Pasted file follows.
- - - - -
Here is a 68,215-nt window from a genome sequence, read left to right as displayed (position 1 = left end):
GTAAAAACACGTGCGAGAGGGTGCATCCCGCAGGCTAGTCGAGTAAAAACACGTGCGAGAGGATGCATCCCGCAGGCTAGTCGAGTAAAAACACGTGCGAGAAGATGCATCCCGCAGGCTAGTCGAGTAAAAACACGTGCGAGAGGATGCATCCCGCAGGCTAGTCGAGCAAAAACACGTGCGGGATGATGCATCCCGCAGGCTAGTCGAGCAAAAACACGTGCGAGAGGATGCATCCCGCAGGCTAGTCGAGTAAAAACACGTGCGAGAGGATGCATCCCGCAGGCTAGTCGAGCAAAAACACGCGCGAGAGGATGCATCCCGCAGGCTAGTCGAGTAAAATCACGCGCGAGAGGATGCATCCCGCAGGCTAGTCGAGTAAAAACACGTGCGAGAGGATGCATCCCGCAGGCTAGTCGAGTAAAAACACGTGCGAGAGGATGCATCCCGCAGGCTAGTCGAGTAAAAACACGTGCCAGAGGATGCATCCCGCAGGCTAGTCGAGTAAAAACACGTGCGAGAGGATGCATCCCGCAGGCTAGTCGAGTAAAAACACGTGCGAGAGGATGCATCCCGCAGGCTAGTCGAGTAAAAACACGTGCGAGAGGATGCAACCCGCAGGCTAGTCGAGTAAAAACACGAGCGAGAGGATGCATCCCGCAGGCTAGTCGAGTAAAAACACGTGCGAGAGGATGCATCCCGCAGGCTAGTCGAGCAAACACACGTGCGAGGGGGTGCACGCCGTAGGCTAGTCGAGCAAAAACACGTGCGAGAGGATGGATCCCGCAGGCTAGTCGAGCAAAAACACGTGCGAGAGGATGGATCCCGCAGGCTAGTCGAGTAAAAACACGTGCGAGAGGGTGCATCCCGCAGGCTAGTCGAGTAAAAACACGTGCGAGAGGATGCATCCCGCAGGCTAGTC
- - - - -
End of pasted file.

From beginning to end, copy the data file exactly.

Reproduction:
Here is a 68,215-nt window from a genome sequence, read left to right as displayed (position 1 = left end):
GTAAAAACACGTGCGAGAGGGTGCATCCCGCAGGCTAGTCGAGTAAAAACACGTGCGAGAGGATGCATCCCGCAGGCTAGTCGAGTAAAAACACGTGCGAGAAGATGCATCCCGCAGGCTAGTCGAGTAAAAACACGTGCGAGAGGATGCATCCCGCAGGCTAGTCGAGCAAAAACACGTGCGGGATGATGCATCCCGCAGGCTAGTCGAGCAAAAACACGTGCGAGAGGATGCATCCCGCAGGCTAGTCGAGTAAAAACACGTGCGAGAGGATGCATCCCGCAGGCTAGTCGAGCAAAAACACGCGCGAGAGGATGCATCCCGCAGGCTAGTCGAGTAAAATCACGCGCGAGAGGATGCATCCCGCAGGCTAGTCGAGTAAAAACACGTGCGAGAGGATGCATCCCGCAGGCTAGTCGAGTAAAAACACGTGCGAGAGGATGCATCCCGCAGGCTAGTCGAGTAAAAACACGTGCCAGAGGATGCATCCCGCAGGCTAGTCGAGTAAAAACACGTGCGAGAGGATGCATCCCGCAGGCTAGTCGAGTAAAAACACGTGCGAGAGGATGCATCCCGCAGGCTAGTCGAGTAAAAACACGTGCGAGAGGATGCAACCCGCAGGCTAGTCGAGTAAAAACACGAGCGAGAGGATGCATCCCGCAGGCTAGTCGAGTAAAAACACGTGCGAGAGGATGCATCCCGCAGGCTAGTCGAGCAAACACACGTGCGAGGGGGTGCACGCCGTAGGCTAGTCGAGCAAAAACACGTGCGAGAGGATGGATCCCGCAGGCTAGTCGAGCAAAAACACGTGCGAGAGGATGGATCCCGCAGGCTAGTCGAGTAAAAACACGTGCGAGAGGGTGCATCCCGCAGGCTAGTCGAGTAAAAACACGTGCGAGAGGATGCATCCCGCAGGCTAGTC